The Art of Enlightenment is on curious display at the Bhagavad-gita Museum in Culver City. A group of Hare Krishna students traveled to India in 1973 to learn the ancient method of clay working. After careful study, the artists returned to the U.S. to apply their ancient craft knowledge along with more modern technologies to create 11 stunning dioramas. Opened to the public in 1977, the museum promises that those who pass through the doors of the museum rarely leave unchanged, perhaps because of the museum’s charming retro, lost-in-time quality. It’s a fascinating 45 minute visual lesson in transcendentalism that will leave visitors in awe.
The exquisite Wayfarers Chapel (aka “The Glass Church”) is located in Rancho Palos Verdes, situated on cliffs above the Pacific Ocean. Architect Lloyd Wright, son of the legendary architect Frank Lloyd Wright, conceived of Wayfarers Chapel as a “tree chapel,” a natural sanctuary set in the middle of a forest. Lloyd Wright’s design is regarded as one of the foremost examples of Organic Architecture, which promotes harmony between human habitation and the natural world. A popular wedding venue because of its spectacular design and location, the Wayfarers Chapel was featured prominently on The O.C. and appeared in other TV series like 90210.
Vasquez Rocks Natural Area Park is a 905-acre park located in Agua Dulce, about an hour north of Downtown LA. The park’s otherworldly rock formations reach heights of 150 feet and are the result of tens of millions of years of seismic activity and erosion. Vasquez Rocks is named for the outlaw Tiburcio Vásquez, who used the area as one of his many hideouts. A portion of the famed Pacific Crest Trail, which stretches 2,663 miles from Canada to the Mexico border, passes through Vasquez Rocks. The gentle incline and numerous trails provide plenty of options in exploring the park, especially when combined with views from atop the famous rocks. Note that there is very little shade throughout the park, so plan accordingly.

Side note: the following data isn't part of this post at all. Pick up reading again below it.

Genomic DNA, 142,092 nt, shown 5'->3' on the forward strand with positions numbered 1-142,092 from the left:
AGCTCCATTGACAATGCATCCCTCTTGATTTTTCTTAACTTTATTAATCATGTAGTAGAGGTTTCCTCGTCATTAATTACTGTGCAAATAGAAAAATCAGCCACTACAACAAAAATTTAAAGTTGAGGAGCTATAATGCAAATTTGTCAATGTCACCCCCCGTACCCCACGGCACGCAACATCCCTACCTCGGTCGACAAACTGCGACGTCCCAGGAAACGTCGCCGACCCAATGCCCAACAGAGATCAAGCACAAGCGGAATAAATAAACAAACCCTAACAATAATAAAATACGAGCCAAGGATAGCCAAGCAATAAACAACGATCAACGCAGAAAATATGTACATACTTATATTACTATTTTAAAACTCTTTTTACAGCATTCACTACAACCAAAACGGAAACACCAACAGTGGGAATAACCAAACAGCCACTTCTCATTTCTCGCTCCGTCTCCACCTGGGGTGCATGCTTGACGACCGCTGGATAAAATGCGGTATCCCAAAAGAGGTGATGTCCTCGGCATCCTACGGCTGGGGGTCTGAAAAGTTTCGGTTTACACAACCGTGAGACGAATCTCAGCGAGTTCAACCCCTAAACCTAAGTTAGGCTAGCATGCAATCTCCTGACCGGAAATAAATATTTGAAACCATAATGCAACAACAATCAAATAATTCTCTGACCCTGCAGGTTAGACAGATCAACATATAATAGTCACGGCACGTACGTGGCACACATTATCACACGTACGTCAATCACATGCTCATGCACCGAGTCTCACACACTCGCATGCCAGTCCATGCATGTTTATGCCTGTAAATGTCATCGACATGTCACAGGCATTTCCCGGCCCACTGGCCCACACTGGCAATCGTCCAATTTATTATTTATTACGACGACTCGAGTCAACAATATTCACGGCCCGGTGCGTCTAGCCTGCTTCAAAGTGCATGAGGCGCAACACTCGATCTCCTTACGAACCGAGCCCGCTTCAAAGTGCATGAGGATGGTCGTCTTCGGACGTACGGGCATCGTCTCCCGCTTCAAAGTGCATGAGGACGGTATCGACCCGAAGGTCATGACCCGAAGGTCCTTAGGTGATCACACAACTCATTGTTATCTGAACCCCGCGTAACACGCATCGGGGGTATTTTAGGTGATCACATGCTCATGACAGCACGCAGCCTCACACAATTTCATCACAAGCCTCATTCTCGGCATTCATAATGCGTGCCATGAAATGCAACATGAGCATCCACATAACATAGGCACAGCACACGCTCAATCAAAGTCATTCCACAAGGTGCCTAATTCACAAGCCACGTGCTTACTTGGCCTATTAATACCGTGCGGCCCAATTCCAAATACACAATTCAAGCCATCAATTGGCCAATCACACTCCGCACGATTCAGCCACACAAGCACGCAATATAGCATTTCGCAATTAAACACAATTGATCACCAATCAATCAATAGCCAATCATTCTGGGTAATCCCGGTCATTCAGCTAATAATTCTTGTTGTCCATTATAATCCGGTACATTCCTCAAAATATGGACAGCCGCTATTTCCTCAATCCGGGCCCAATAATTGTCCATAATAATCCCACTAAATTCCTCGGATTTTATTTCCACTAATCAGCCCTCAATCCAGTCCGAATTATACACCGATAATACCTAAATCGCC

Star Trek fans will instantly recognize Vasquez Rocks from Captain Kirk’s battle with the Gorn in the Season 1 episode “Arena,” as well as several other episodes and from the film series. HBO's critically acclaimed Westworld has also filmed there. Vasquez Rocks appeared in dozens of classic TV shows, including Bonanza, The Rifleman, Kung Fu, Mission: Impossible and The Twilight Zone. Vasquez Rocks was also featured in movies such as Dracula (1931), Blazing Saddles (1974) and Little Miss Sunshine (2006). Because of its significance as a prehistoric site for the Shoshone and Tataviam peoples, Vasquez Rocks was added to the National Register of Historic Places in 1972. Walk in Oscar's footsteps when you explore the outdoor film locations of these Academy Award-winning movies.